Back in 1988, I was in Secondary 2. I took part in the annual school cross-country run and every participant was required to turn up for regular practice at the reservoir on an afternoon after school was over.
Usually, I was punctual but on this particular practice day, I was late. By the time I reached the reservoir, I saw the teacher-in-charge standing alone. I knew that the group of runners had started their run in the forest.
I was a gung-ho girl and was determined not to let my time travelling to the reservoir wasted. Since I was already there, I stubbornly wanted to run on the trail in the forest to practice. The teacher was stunned and concerned with my decision as I was a girl. So, the teacher gave me permission to run.
I started running on the trail. Daylight slowly diminished as I began to enter the forest. Then, the sky was replaced by the thick canopy and I then realized I was running alone in a forest.
I tried to catch up with the group of runner who ran earlier than me but I could not even hear their footsteps. I just continued running at a comfortable pace as I ran deeper into the forest. For no reason, I suddenly felt that I was being watched as I was running. The forest was quite dark and all I heard was the sounds of the cicadas and the occasional rustling of dead leaves on the trail as my shoes trampled these. But I was very certain I was being watched.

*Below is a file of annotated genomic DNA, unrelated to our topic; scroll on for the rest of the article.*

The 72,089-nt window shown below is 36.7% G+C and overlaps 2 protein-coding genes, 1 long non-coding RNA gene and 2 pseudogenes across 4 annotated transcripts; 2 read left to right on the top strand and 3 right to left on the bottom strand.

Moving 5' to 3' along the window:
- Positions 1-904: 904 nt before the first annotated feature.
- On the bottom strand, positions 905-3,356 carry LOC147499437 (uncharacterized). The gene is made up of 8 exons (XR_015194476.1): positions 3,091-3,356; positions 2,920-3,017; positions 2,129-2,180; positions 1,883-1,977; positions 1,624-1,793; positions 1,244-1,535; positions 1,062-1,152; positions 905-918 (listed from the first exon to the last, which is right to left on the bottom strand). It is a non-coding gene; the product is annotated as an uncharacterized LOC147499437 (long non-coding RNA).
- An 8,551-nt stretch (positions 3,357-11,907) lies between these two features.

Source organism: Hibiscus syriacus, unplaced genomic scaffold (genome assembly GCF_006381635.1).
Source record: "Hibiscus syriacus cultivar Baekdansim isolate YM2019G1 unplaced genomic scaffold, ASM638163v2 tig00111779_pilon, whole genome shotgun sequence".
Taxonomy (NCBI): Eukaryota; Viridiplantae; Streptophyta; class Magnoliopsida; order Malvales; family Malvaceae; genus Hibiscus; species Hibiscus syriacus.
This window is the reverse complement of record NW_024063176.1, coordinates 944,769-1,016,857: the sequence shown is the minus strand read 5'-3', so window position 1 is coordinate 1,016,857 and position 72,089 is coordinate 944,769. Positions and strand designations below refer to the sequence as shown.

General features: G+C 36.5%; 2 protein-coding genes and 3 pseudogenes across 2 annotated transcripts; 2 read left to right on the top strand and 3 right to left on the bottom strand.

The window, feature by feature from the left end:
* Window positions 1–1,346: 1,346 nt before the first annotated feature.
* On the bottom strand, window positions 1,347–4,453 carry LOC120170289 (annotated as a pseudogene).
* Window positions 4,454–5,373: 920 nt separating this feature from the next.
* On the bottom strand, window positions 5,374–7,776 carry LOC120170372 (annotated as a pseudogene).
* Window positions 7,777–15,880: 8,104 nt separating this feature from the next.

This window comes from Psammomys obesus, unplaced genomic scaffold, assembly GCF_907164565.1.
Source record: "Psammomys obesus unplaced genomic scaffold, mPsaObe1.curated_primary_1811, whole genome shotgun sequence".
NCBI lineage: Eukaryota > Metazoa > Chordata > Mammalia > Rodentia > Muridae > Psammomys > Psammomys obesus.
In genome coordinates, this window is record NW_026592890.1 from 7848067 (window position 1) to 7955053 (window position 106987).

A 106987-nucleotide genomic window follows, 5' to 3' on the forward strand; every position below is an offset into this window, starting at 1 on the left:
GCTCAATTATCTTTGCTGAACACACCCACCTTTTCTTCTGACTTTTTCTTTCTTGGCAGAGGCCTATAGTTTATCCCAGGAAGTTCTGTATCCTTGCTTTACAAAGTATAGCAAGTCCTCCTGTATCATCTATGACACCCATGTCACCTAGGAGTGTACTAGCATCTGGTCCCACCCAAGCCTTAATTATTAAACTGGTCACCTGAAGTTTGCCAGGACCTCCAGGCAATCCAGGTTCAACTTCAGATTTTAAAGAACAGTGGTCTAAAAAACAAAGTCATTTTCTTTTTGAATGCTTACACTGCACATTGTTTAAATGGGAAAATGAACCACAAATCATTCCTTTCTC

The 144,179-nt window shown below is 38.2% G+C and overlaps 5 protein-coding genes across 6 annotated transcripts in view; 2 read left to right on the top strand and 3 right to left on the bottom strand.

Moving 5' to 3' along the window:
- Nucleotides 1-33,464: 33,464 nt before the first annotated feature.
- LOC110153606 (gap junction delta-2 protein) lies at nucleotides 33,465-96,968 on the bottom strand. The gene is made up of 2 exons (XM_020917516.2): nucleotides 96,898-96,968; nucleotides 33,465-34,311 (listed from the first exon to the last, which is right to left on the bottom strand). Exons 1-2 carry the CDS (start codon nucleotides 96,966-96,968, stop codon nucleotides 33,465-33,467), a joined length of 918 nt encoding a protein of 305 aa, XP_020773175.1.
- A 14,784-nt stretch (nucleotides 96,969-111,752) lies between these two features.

I tried not to let that confuse or scare me too much. Honestly, I began to feel scared but I knew no one could help me as I was in the middle of nowhere. No screaming for help would help. So, the only way out for me was to continue running as fast as I could forward and get out of the forest.
I chose to focus on the pacing of my breathing and pacing to take my mind off the scary emotion I was feeling. With great determination, I finally saw the gentle slope that I was supposed to run up to exit the forest and reach the main road. When I stood on the pavement of Lornie Road, I felt enormously relieved!
Bear in mind I am not trained as a seasoned long-distance runner. It took me a long time to ran the trail in the forest. I was just glad that I made it alive and reminded myself never to pull such a gung-ho stunt in the future.